'But You're So Normal!' And Other Unhelpful Things People Said After Finding Out I Was Abused


When the subject of my abusive past comes up, the surprised response I most often hear from others who have known me for a while is, “But you’re so normal!”

There are a lot of different ways of coping with abuse. For me, I thought I could perform and please my way out of it. I was the responsible one. I was the one who appeared to have it all together. People who knew me in high school would say things like, “But you seemed happy!” Yes, I was smiling. I was even bubbly. And I was also coping with emotional, sexual and spiritual abuse.

Outward behavior does not always indicate the inner life. For me, appearing to look normal and happy were necessary for survival. But it was also those coping skills that made me put off seeking a deeper level of help for my wounds. For me, admitting that what happened was not OK, that I was not OK, was extremely difficult and scary. I didn’t want to admit I was abused, because I felt that meant on some level that they had won. That they had gotten the best of me. Yet, hiding from reality only meant it popped up in other ways. Because I wasn’t dealing with the real trauma on an emotional level, it was impacting me on a physical level.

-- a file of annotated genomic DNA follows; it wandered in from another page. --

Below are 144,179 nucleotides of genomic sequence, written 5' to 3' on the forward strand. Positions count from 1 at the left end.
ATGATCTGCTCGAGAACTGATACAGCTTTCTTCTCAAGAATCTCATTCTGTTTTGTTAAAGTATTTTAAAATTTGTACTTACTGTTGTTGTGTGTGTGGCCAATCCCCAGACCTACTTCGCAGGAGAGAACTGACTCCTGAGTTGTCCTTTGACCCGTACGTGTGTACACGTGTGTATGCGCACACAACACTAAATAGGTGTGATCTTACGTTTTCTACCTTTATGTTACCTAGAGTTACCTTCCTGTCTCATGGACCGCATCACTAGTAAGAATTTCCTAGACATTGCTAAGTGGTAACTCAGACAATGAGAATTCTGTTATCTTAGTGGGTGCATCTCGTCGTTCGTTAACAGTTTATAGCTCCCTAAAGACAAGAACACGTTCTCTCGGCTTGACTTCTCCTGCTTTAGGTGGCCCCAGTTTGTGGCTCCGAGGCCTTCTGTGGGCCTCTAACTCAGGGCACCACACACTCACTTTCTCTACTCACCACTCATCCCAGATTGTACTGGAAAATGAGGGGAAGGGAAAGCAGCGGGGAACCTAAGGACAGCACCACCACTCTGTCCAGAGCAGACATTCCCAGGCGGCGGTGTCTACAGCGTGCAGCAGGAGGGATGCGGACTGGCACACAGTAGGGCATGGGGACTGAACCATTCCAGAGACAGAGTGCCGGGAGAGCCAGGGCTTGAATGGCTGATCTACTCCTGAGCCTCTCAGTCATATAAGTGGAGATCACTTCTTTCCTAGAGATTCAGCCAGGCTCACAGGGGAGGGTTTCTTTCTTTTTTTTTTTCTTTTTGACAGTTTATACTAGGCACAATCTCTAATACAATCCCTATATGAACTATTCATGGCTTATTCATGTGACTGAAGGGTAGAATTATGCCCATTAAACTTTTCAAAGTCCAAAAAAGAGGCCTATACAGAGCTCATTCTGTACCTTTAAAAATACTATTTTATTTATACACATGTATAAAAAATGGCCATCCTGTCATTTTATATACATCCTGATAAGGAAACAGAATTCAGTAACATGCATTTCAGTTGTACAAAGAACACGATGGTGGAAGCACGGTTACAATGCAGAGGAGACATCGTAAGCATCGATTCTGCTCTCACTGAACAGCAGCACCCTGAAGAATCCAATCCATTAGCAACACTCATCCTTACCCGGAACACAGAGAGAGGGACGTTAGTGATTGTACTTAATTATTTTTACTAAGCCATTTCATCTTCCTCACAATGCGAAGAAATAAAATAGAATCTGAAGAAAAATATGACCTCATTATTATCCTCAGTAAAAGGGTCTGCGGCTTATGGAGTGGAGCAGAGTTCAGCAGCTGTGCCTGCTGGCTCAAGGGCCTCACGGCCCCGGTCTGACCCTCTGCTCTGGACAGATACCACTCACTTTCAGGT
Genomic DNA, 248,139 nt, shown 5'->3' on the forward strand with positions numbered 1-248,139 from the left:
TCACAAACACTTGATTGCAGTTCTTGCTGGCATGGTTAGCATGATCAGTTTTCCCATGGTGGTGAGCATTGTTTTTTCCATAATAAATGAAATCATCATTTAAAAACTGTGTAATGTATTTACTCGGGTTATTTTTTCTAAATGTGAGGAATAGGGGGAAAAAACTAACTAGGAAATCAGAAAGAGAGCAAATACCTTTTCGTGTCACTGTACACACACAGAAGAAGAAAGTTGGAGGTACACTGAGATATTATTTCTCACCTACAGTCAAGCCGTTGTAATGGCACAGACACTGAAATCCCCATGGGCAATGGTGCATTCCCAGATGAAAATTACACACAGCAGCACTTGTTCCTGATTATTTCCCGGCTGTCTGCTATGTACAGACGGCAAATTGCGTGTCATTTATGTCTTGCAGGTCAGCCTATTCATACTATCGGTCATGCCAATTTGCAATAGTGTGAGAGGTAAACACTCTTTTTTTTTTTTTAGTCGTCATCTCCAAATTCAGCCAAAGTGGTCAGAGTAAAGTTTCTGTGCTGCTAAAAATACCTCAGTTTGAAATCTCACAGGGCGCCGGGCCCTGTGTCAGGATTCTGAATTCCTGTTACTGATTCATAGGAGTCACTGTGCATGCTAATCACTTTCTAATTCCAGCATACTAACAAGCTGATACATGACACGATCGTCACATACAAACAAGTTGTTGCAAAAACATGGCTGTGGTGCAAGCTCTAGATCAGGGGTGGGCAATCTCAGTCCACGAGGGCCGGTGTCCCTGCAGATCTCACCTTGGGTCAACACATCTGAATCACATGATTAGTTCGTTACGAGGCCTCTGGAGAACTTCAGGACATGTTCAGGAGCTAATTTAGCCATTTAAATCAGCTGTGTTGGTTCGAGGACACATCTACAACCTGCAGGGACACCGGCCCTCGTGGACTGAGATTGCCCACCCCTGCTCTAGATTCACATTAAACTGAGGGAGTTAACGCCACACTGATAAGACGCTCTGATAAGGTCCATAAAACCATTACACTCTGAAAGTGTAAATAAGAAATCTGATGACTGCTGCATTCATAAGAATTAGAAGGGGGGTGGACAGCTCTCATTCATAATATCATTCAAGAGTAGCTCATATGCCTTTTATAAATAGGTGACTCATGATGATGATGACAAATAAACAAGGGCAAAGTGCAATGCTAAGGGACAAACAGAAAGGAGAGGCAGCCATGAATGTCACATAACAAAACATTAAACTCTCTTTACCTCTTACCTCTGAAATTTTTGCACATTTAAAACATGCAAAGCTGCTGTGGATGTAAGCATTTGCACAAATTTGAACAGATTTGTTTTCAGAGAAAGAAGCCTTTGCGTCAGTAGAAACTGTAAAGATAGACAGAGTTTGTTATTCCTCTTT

Sometimes, the people who appear “normal” are the ones hurting the most. They don’t feel safe enough to live any other way.

Sometimes, the ones sobbing and carrying on are the healthy ones. Sometimes, people are downright bullies to those who are grieving. They insist that positive thinking and sucking it up are the pathway to health. As someone who coped with abuse for 40 years through positive thinking and sucking it up, I can tell you that for some people, it is the worst possible advice.

So here is some better advice. You have the right to feel every single one of your feelings. You have the right to feel safe. You have the right to feel loved. You have the right to feel understood. You have the right to walk away from anyone who does not make you feel safe, loved or understood. You have the right to surround yourself with the ones who do.

Getty Images photo via MistakeAnn


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